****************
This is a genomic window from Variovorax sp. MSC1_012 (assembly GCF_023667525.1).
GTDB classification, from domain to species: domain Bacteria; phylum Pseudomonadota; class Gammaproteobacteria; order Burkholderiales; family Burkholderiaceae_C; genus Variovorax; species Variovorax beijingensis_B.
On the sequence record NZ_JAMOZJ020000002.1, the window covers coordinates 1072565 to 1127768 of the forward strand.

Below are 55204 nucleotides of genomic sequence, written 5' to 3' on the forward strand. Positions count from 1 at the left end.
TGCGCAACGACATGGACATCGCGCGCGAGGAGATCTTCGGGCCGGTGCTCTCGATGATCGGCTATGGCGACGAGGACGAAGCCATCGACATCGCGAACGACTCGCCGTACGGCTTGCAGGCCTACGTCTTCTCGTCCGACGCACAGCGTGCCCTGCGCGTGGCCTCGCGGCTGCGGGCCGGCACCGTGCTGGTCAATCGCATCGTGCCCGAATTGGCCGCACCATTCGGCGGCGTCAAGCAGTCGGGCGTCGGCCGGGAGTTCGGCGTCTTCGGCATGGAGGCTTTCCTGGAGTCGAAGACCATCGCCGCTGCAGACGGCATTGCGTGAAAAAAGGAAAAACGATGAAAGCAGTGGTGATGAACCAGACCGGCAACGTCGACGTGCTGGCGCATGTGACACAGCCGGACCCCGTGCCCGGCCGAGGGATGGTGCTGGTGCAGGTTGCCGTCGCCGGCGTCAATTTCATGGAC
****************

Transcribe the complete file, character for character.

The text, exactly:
This is a genomic window from Variovorax sp. MSC1_012 (assembly GCF_023667525.1).
GTDB classification, from domain to species: domain Bacteria; phylum Pseudomonadota; class Gammaproteobacteria; order Burkholderiales; family Burkholderiaceae_C; genus Variovorax; species Variovorax beijingensis_B.
On the sequence record NZ_JAMOZJ020000002.1, the window covers coordinates 1072565 to 1127768 of the forward strand.

Below are 55204 nucleotides of genomic sequence, written 5' to 3' on the forward strand. Positions count from 1 at the left end.
TGCGCAACGACATGGACATCGCGCGCGAGGAGATCTTCGGGCCGGTGCTCTCGATGATCGGCTATGGCGACGAGGACGAAGCCATCGACATCGCGAACGACTCGCCGTACGGCTTGCAGGCCTACGTCTTCTCGTCCGACGCACAGCGTGCCCTGCGCGTGGCCTCGCGGCTGCGGGCCGGCACCGTGCTGGTCAATCGCATCGTGCCCGAATTGGCCGCACCATTCGGCGGCGTCAAGCAGTCGGGCGTCGGCCGGGAGTTCGGCGTCTTCGGCATGGAGGCTTTCCTGGAGTCGAAGACCATCGCCGCTGCAGACGGCATTGCGTGAAAAAAGGAAAAACGATGAAAGCAGTGGTGATGAACCAGACCGGCAACGTCGACGTGCTGGCGCATGTGACACAGCCGGACCCCGTGCCCGGCCGAGGGATGGTGCTGGTGCAGGTTGCCGTCGCCGGCGTCAATTTCATGGAC